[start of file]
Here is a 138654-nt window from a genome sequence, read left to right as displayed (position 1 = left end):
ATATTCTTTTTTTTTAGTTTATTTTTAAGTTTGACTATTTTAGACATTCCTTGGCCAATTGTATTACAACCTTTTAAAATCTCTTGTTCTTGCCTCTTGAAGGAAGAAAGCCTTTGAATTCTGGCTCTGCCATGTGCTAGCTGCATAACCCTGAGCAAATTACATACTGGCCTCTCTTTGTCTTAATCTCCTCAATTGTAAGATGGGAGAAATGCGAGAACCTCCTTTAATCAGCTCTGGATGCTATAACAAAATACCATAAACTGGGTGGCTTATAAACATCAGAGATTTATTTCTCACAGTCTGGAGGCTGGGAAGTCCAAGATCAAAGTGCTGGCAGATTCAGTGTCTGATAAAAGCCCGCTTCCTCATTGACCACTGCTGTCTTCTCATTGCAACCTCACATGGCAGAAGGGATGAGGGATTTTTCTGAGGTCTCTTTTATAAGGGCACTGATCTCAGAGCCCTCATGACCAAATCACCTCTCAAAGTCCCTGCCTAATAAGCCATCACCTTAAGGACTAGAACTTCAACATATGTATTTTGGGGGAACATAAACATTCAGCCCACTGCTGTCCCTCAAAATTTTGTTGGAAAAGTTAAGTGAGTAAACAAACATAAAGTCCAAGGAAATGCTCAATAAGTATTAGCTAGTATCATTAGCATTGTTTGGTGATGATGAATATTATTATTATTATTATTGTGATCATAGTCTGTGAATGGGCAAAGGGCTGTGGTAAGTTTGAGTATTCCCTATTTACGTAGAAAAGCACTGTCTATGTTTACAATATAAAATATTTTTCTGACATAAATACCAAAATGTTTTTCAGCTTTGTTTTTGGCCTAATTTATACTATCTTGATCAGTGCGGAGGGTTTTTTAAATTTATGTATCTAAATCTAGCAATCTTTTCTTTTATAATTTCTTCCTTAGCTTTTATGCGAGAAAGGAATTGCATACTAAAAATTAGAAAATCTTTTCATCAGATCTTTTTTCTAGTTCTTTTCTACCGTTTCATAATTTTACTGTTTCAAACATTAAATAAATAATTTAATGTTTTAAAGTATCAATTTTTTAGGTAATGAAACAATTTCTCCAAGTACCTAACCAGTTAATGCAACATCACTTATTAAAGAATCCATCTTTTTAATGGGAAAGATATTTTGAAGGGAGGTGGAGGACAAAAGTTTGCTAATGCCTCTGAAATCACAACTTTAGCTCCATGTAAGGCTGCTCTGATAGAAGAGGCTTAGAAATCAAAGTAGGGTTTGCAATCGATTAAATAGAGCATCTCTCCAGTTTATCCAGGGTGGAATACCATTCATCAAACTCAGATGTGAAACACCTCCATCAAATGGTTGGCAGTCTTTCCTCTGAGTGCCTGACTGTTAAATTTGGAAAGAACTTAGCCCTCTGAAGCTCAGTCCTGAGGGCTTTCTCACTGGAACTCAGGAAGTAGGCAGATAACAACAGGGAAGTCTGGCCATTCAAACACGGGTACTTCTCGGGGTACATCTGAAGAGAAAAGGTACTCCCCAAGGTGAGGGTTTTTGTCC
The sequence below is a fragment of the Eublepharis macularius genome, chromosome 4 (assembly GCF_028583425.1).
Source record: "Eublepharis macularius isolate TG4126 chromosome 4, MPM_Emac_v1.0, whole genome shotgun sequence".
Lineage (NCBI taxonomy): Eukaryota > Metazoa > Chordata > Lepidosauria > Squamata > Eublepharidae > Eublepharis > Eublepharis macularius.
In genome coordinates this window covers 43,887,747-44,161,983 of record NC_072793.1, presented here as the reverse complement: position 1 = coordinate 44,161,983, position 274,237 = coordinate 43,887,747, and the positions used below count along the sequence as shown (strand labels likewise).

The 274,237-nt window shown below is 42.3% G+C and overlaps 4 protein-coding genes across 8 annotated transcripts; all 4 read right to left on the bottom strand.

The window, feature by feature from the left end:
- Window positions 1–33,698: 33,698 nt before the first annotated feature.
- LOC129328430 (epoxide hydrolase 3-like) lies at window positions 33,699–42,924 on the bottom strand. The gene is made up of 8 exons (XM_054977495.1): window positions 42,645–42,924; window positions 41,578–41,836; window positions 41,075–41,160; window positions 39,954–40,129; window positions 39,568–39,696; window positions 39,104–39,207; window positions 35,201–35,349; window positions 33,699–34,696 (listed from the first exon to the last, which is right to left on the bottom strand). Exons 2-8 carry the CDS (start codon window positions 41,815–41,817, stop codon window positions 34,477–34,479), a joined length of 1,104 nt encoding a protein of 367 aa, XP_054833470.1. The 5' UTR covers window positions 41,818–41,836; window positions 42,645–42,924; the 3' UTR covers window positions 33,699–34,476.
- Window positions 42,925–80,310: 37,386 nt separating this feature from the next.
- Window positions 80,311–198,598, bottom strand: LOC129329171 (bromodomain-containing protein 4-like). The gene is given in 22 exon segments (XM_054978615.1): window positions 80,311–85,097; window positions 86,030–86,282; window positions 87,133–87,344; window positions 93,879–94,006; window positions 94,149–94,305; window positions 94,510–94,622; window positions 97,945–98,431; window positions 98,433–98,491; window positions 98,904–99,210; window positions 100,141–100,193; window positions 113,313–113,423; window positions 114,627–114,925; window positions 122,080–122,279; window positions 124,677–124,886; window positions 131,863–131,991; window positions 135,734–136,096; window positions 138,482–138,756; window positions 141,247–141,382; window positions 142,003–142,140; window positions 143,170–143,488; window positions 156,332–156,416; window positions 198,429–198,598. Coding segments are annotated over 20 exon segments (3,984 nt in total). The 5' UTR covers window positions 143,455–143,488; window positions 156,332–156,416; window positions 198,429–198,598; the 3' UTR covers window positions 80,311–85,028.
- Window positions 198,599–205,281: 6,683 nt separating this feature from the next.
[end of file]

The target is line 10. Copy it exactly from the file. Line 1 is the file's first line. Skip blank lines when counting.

- LOC129328430 (epoxide hydrolase 3-like) lies at window positions 33,699–42,924 on the bottom strand. The gene is made up of 8 exons (XM_054977495.1): window positions 42,645–42,924; window positions 41,578–41,836; window positions 41,075–41,160; window positions 39,954–40,129; window positions 39,568–39,696; window positions 39,104–39,207; window positions 35,201–35,349; window positions 33,699–34,696 (listed from the first exon to the last, which is right to left on the bottom strand). Exons 2-8 carry the CDS (start codon window positions 41,815–41,817, stop codon window positions 34,477–34,479), a joined length of 1,104 nt encoding a protein of 367 aa, XP_054833470.1. The 5' UTR covers window positions 41,818–41,836; window positions 42,645–42,924; the 3' UTR covers window positions 33,699–34,476.